Sooner or later, we all encounter tough situations. This can happen at work or in our personal lives.
Many times, trouble comes in threes, and you’re left juggling multiple setbacks, emergencies, or even tragedies.
It’s times like these that make or break us.
But there are people who always persevere during tough times, and there are many things we can learn from them.
So, let’s discover what unique traits they have and what are their takeaways.
1) They bounce back from setbacks like champs
Survivors know that resilience is something sitting inside of you, ready to get out when needed.
However, some people are better equipped to deal with adversity and tough and challenging times. They’re the ones who’ve built up their strength throughout their lifetime.
Either through their upbringing or by challenging their minds and bodies as they went through life.
People with resilience have an innate ability to spring back into shape. Like a resilient rubber band, they stretch with challenges but don’t break.
They simply view setbacks as temporary and find ways to adapt and overcome. They build back better.
And one of the reasons behind their resilience is the power of positive thinking.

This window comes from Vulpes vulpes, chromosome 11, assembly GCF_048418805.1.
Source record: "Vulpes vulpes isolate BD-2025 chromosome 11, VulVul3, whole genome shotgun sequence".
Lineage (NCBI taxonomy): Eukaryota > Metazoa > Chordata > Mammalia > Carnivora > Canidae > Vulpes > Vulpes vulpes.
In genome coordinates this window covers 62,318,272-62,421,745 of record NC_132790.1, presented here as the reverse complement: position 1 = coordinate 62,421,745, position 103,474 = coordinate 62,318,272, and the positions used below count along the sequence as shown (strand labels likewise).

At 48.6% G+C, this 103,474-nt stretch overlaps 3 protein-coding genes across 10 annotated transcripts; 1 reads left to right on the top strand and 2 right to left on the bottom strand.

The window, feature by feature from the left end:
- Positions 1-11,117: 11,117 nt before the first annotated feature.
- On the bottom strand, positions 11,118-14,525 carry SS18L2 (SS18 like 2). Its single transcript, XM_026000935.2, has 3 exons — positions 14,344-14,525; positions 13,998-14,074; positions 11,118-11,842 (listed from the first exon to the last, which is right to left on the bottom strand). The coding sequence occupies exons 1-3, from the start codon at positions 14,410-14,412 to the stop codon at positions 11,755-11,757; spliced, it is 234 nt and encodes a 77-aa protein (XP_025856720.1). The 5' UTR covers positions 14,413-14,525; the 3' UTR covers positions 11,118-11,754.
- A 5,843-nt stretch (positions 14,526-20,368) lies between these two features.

2) They have a positive mindset during tough times
Even when clouds gather, they actively find the good in situations. Positivity is their guiding light, promoting a mindset that looks for solutions and silver linings.
They can even find humor in challenging situations. In fact, they use laughter as a coping mechanism, lightening the mood and creating a positive atmosphere.
Their humor becomes a valuable tool in navigating through trouble.
Now compare that to someone who always thinks bad things happen only to them. They don’t look at how to get out of a situation but dwell on what happened to them.
They stay on the problem for far too long instead of figuring out how to move on and seize life once again.
They throw in the towel and coast through the rest of their life.
3) They have a stubborn refusal to throw in the towel
On the other side, those who always persist never throw in the towel. They’re fueled by an unwavering determination.
Their mindset is a beacon of “won’t give up.”
Challenges may be tough, but these folks see them as stepping stones rather than roadblocks, pushing forward with a relentless spirit.
For example, Steve Jobs, the co-founder of Apple, faced setbacks and was even ousted from his own company at one point.
However, he returned to lead Apple to make it one of the most successful tech companies in the world.
Michael Phelps, the most decorated Olympian in history, faced personal challenges, including ADHD and legal issues.
Despite these obstacles, Phelps channeled his energy into swimming, ultimately winning 23 gold medals in the Olympics.
4) They roll with the punches and adjust when things get tricky